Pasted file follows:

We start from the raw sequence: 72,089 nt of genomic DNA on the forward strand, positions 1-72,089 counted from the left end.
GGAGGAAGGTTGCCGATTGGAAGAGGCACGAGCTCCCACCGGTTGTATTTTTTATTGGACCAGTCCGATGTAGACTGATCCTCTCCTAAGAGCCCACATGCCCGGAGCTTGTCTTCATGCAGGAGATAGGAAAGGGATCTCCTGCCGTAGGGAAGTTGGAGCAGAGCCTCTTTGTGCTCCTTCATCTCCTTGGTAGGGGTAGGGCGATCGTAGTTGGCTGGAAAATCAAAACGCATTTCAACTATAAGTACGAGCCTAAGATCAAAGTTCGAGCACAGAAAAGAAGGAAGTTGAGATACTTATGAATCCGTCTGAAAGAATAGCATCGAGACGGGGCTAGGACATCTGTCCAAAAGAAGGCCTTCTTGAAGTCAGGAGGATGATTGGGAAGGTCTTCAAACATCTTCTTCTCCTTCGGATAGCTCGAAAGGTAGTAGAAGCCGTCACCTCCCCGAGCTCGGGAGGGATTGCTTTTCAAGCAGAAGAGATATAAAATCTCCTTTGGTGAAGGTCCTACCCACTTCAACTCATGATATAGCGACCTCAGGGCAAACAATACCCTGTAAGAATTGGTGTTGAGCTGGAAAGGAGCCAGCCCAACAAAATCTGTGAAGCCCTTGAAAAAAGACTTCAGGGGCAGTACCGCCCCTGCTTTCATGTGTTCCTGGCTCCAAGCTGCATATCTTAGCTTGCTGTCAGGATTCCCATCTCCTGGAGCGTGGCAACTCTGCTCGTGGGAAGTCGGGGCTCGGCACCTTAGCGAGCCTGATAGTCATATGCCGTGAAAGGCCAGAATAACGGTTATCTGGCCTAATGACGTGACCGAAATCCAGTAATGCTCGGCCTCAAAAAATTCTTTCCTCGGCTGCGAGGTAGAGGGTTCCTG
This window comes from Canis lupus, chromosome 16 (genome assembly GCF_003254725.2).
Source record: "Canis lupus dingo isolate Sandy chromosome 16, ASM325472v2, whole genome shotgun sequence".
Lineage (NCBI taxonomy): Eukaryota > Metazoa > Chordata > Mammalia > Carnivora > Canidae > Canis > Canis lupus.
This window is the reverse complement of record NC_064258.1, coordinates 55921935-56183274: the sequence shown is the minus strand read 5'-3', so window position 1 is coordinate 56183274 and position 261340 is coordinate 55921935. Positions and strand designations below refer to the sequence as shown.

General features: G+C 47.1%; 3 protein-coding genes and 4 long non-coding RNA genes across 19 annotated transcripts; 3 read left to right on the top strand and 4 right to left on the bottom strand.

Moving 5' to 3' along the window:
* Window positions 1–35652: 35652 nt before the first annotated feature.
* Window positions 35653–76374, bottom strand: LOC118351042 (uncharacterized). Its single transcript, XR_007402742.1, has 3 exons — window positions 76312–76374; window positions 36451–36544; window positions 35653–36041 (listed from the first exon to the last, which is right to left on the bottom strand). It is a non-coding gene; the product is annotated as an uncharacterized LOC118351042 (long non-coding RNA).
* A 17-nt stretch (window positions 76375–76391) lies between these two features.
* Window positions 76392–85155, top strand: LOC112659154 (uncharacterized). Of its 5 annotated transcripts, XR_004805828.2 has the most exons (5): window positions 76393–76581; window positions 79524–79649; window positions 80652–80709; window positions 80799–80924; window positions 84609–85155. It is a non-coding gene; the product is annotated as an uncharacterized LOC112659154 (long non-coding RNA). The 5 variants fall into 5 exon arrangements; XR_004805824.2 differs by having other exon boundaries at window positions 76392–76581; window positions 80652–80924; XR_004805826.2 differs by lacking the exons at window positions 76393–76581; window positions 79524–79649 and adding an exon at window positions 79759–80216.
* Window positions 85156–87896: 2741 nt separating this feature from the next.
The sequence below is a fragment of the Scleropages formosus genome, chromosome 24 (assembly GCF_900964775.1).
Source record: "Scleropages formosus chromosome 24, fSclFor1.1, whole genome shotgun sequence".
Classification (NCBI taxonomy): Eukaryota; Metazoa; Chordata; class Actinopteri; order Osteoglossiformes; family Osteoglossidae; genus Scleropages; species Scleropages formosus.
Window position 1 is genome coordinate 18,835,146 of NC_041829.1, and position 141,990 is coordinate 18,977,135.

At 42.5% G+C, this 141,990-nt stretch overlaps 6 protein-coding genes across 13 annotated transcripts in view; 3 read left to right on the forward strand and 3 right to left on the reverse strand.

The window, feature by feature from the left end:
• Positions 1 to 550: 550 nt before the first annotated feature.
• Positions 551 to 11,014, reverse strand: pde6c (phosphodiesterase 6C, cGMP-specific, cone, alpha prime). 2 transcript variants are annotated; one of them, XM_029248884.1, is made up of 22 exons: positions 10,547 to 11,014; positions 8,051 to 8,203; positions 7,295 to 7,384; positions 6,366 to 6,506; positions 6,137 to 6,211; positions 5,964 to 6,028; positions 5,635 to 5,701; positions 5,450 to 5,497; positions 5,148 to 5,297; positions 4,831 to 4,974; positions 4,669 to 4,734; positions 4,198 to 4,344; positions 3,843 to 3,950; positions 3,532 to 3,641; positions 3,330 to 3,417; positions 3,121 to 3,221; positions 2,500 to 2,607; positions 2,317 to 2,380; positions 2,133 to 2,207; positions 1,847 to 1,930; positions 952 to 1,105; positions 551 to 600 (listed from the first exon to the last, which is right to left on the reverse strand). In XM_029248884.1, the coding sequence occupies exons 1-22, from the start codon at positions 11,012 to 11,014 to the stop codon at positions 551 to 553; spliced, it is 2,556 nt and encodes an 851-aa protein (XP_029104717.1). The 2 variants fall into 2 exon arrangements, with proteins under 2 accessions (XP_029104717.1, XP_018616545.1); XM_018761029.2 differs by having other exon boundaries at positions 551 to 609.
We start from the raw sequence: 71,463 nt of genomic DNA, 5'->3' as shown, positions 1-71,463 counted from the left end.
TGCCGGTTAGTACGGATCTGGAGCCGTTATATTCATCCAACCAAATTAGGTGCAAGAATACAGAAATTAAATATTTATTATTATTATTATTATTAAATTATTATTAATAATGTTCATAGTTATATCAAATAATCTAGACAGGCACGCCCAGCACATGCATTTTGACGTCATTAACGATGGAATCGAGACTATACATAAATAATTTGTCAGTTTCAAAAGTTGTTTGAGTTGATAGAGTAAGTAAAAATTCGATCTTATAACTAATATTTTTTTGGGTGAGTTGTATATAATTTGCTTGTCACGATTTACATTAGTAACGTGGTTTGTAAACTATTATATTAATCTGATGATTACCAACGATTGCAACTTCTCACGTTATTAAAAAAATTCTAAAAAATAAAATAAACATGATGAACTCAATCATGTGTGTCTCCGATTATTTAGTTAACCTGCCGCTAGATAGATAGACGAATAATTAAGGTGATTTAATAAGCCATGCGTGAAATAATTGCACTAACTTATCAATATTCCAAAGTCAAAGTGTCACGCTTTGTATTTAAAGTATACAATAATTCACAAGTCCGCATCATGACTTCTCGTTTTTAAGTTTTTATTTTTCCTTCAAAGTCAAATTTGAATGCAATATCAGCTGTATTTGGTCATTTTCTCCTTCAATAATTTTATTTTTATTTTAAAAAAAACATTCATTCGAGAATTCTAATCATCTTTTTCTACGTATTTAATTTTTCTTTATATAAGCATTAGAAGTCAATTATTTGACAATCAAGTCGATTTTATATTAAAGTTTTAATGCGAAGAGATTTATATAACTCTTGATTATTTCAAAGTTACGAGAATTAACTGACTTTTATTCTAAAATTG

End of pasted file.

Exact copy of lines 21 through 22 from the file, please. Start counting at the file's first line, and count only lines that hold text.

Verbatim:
• Positions 551 to 11,014, reverse strand: pde6c (phosphodiesterase 6C, cGMP-specific, cone, alpha prime). 2 transcript variants are annotated; one of them, XM_029248884.1, is made up of 22 exons: positions 10,547 to 11,014; positions 8,051 to 8,203; positions 7,295 to 7,384; positions 6,366 to 6,506; positions 6,137 to 6,211; positions 5,964 to 6,028; positions 5,635 to 5,701; positions 5,450 to 5,497; positions 5,148 to 5,297; positions 4,831 to 4,974; positions 4,669 to 4,734; positions 4,198 to 4,344; positions 3,843 to 3,950; positions 3,532 to 3,641; positions 3,330 to 3,417; positions 3,121 to 3,221; positions 2,500 to 2,607; positions 2,317 to 2,380; positions 2,133 to 2,207; positions 1,847 to 1,930; positions 952 to 1,105; positions 551 to 600 (listed from the first exon to the last, which is right to left on the reverse strand). In XM_029248884.1, the coding sequence occupies exons 1-22, from the start codon at positions 11,012 to 11,014 to the stop codon at positions 551 to 553; spliced, it is 2,556 nt and encodes an 851-aa protein (XP_029104717.1). The 2 variants fall into 2 exon arrangements, with proteins under 2 accessions (XP_029104717.1, XP_018616545.1); XM_018761029.2 differs by having other exon boundaries at positions 551 to 609.
We start from the raw sequence: 71,463 nt of genomic DNA, 5'->3' as shown, positions 1-71,463 counted from the left end.